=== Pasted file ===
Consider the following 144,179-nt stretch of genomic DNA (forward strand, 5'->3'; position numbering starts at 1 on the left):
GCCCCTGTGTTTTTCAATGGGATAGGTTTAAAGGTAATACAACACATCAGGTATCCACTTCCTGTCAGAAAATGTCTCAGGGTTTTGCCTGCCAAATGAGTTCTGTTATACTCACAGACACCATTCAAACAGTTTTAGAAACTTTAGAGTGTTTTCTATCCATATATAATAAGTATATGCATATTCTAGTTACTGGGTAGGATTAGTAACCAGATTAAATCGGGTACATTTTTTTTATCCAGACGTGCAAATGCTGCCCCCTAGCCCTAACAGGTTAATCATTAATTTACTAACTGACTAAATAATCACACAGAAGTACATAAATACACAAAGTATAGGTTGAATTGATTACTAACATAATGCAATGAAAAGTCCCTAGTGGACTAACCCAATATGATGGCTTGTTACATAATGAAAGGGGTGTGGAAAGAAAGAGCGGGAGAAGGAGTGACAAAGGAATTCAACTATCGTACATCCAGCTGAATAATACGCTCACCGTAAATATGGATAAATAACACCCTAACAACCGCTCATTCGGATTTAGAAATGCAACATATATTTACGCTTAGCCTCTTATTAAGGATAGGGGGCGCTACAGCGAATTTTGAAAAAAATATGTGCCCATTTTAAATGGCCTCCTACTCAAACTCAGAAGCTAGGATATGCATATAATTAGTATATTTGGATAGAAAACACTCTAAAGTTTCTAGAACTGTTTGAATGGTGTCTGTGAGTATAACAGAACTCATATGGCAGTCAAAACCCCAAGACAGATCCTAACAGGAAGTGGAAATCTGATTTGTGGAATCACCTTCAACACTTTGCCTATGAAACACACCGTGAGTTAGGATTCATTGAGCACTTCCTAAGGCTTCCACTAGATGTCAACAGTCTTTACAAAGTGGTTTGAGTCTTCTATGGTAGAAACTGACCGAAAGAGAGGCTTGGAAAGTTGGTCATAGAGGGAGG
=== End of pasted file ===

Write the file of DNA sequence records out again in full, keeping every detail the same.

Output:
Consider the following 144,179-nt stretch of genomic DNA (forward strand, 5'->3'; position numbering starts at 1 on the left):
GCCCCTGTGTTTTTCAATGGGATAGGTTTAAAGGTAATACAACACATCAGGTATCCACTTCCTGTCAGAAAATGTCTCAGGGTTTTGCCTGCCAAATGAGTTCTGTTATACTCACAGACACCATTCAAACAGTTTTAGAAACTTTAGAGTGTTTTCTATCCATATATAATAAGTATATGCATATTCTAGTTACTGGGTAGGATTAGTAACCAGATTAAATCGGGTACATTTTTTTTATCCAGACGTGCAAATGCTGCCCCCTAGCCCTAACAGGTTAATCATTAATTTACTAACTGACTAAATAATCACACAGAAGTACATAAATACACAAAGTATAGGTTGAATTGATTACTAACATAATGCAATGAAAAGTCCCTAGTGGACTAACCCAATATGATGGCTTGTTACATAATGAAAGGGGTGTGGAAAGAAAGAGCGGGAGAAGGAGTGACAAAGGAATTCAACTATCGTACATCCAGCTGAATAATACGCTCACCGTAAATATGGATAAATAACACCCTAACAACCGCTCATTCGGATTTAGAAATGCAACATATATTTACGCTTAGCCTCTTATTAAGGATAGGGGGCGCTACAGCGAATTTTGAAAAAAATATGTGCCCATTTTAAATGGCCTCCTACTCAAACTCAGAAGCTAGGATATGCATATAATTAGTATATTTGGATAGAAAACACTCTAAAGTTTCTAGAACTGTTTGAATGGTGTCTGTGAGTATAACAGAACTCATATGGCAGTCAAAACCCCAAGACAGATCCTAACAGGAAGTGGAAATCTGATTTGTGGAATCACCTTCAACACTTTGCCTATGAAACACACCGTGAGTTAGGATTCATTGAGCACTTCCTAAGGCTTCCACTAGATGTCAACAGTCTTTACAAAGTGGTTTGAGTCTTCTATGGTAGAAACTGACCGAAAGAGAGGCTTGGAAAGTTGGTCATAGAGGGAGG